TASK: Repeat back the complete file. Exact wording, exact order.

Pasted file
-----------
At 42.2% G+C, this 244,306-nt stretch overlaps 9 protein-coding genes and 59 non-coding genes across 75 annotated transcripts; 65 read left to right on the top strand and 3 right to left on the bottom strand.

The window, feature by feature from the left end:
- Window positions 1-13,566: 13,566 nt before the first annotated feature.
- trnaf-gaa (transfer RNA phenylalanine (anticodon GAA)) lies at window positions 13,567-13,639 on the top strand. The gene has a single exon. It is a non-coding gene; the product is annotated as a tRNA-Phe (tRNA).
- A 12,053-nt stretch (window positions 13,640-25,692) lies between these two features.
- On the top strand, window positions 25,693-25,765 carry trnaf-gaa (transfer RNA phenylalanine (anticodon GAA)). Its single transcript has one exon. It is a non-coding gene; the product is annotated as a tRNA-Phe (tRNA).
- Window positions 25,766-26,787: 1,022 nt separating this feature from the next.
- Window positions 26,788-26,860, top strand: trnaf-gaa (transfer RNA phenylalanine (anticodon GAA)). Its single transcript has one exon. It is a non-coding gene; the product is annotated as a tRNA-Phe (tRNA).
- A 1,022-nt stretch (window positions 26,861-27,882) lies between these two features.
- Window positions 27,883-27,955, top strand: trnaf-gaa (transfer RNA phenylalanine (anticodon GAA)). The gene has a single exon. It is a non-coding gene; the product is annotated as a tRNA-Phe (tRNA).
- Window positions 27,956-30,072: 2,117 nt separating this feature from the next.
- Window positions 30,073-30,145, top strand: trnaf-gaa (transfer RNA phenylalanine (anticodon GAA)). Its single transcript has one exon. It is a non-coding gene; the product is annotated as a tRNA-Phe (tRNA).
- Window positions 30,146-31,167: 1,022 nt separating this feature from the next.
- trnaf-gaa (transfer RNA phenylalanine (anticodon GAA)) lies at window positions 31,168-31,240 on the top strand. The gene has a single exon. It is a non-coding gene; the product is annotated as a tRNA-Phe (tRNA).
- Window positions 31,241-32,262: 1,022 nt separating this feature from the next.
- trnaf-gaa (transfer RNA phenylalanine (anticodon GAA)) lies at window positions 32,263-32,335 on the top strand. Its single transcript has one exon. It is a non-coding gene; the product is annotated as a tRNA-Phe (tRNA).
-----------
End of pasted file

At 42.2% G+C, this 244,306-nt stretch overlaps 9 protein-coding genes and 59 non-coding genes across 75 annotated transcripts; 65 read left to right on the top strand and 3 right to left on the bottom strand.

The window, feature by feature from the left end:
- Window positions 1-13,566: 13,566 nt before the first annotated feature.
- trnaf-gaa (transfer RNA phenylalanine (anticodon GAA)) lies at window positions 13,567-13,639 on the top strand. The gene has a single exon. It is a non-coding gene; the product is annotated as a tRNA-Phe (tRNA).
- A 12,053-nt stretch (window positions 13,640-25,692) lies between these two features.
- On the top strand, window positions 25,693-25,765 carry trnaf-gaa (transfer RNA phenylalanine (anticodon GAA)). Its single transcript has one exon. It is a non-coding gene; the product is annotated as a tRNA-Phe (tRNA).
- Window positions 25,766-26,787: 1,022 nt separating this feature from the next.
- Window positions 26,788-26,860, top strand: trnaf-gaa (transfer RNA phenylalanine (anticodon GAA)). Its single transcript has one exon. It is a non-coding gene; the product is annotated as a tRNA-Phe (tRNA).
- A 1,022-nt stretch (window positions 26,861-27,882) lies between these two features.
- Window positions 27,883-27,955, top strand: trnaf-gaa (transfer RNA phenylalanine (anticodon GAA)). The gene has a single exon. It is a non-coding gene; the product is annotated as a tRNA-Phe (tRNA).
- Window positions 27,956-30,072: 2,117 nt separating this feature from the next.
- Window positions 30,073-30,145, top strand: trnaf-gaa (transfer RNA phenylalanine (anticodon GAA)). Its single transcript has one exon. It is a non-coding gene; the product is annotated as a tRNA-Phe (tRNA).
- Window positions 30,146-31,167: 1,022 nt separating this feature from the next.
- trnaf-gaa (transfer RNA phenylalanine (anticodon GAA)) lies at window positions 31,168-31,240 on the top strand. The gene has a single exon. It is a non-coding gene; the product is annotated as a tRNA-Phe (tRNA).
- Window positions 31,241-32,262: 1,022 nt separating this feature from the next.
- trnaf-gaa (transfer RNA phenylalanine (anticodon GAA)) lies at window positions 32,263-32,335 on the top strand. Its single transcript has one exon. It is a non-coding gene; the product is annotated as a tRNA-Phe (tRNA).